An individual may be liable for an offence under the PDPA if he or she:

  1. Knowingly or recklessly discloses or causes to be disclosed personal data possessed by an organization (or public agency) without authority to do so;
  2. Knowingly or recklessly uses personal data possessed by an organization (or public agency) for gain for himself or another person or to cause harm or loss to another person without authority to do so; or
  3. Knowingly or recklessly re-identifies anonymized information possessed by an organization (or public agency) without authority to do so.

In each case, the infringer may be liable to a fine not exceeding S$5,000 (US$3,780) or to imprisonment of up to two years or to both.

 

New data portability obligation

The Personal Data Protection (Amendment) Bill 2020 introduces a new data portability obligation, under which organizations belonging to a prescribed class are required upon request by an individual to transmit personal data in electronic form relating to that individual in its possession to another organization. However, this part of the bill will only be enacted on a future date to be announced. We expect more details regarding data portability to be issued by the PDPC (including the type of personal data and categories of organizations covered by the data portability obligations) before the coming into force of the amendments in the PDPA bill.

 

Conclusions

The recent and proposed amendments to the PDPA represent major and prudent steps towards streamlining data privacy compliance in Singapore. In particular, the legitimate interests and business improvement exceptions will likely be critical to businesses which are increasingly reliant on data analytics as tools of growth.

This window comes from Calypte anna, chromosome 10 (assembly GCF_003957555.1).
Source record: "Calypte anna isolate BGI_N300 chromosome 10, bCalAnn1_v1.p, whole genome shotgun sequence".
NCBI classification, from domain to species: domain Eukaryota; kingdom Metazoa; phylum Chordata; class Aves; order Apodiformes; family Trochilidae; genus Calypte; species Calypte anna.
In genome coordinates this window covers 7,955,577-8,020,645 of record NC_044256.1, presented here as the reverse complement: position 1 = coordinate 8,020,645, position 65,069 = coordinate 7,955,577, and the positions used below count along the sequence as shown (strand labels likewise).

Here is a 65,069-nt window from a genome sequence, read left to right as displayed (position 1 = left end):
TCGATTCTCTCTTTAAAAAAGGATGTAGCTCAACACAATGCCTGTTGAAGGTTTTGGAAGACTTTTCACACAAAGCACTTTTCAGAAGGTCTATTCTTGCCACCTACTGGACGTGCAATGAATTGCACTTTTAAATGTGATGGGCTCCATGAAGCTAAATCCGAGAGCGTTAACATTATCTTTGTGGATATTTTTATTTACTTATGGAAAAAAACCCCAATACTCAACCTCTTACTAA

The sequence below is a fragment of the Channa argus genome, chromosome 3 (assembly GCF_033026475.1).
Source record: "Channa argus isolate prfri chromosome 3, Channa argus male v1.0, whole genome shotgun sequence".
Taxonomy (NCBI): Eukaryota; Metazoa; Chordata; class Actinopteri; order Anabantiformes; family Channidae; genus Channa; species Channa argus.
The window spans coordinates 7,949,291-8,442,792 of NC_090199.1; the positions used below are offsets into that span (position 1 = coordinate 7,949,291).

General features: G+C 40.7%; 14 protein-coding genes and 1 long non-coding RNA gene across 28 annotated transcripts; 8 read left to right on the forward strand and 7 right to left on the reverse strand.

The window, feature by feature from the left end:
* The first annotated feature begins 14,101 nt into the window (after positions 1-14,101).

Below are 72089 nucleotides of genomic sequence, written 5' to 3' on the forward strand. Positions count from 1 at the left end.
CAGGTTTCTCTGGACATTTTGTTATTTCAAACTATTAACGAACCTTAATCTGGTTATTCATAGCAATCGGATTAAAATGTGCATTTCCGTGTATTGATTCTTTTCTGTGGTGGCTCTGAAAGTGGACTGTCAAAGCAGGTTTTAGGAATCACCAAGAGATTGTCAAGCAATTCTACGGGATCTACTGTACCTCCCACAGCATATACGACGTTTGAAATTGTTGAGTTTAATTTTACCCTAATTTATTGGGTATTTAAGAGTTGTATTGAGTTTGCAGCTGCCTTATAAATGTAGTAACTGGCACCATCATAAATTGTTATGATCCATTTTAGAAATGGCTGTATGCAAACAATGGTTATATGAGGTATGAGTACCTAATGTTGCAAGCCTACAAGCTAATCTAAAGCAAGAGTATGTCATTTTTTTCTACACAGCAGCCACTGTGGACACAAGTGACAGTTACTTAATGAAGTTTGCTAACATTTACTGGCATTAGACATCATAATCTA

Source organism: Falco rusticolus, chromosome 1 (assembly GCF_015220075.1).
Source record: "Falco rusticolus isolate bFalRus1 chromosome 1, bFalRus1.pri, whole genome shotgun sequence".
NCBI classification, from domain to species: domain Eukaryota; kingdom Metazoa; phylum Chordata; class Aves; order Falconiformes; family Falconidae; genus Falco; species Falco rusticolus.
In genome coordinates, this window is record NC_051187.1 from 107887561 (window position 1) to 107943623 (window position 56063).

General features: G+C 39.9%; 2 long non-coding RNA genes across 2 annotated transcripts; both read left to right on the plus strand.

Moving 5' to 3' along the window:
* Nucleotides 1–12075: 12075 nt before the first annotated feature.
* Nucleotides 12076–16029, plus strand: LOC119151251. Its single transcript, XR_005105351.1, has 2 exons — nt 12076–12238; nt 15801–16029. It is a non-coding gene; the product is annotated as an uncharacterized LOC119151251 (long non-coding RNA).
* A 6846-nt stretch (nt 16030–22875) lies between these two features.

About the author

 Chongshuo Yan

Chongshuo Yan

Yan Chongshuo graduated form Singapore Management University with a L.L.B. (cum laude). Prior to joining Mirandah Law, he completed his training in a sizeable local firm where he was exposed to a wide specturm of disciplines, including civi litigation and intellectual property practice.

 Denise Mirandah

Denise Mirandah

As a Director, Denise Mirandah has played a major role in the international promotion of the company, helping to share the family values of Mirandah Asia and its successful one-stop shop approach to IP with clients all over the world.

Denise has had a passion for IP from an early age and, as the daughter of Patrick and Gladys Mirandah, grew up in a household where IP was discussed regularly. She studied her Bachelor of Laws at the prestigious Cambridge University in the UK. There, she underwent rigorous academic training with the world’s most eminent legal minds, including Professor Bill Cornish, a renowned authority on IP law.

During her summer holidays, she attended Harvard University in the US to hone her drafting skills and familiarise herself with the American legal system, voluntarily working as part of Harvard’s pro bono programme in Boston.

Denise has been admitted to the Bar in Singapore since 2009, and in Brunei as of 2017.

Law Firms


Law firms

Please wait while the page is loading...

loader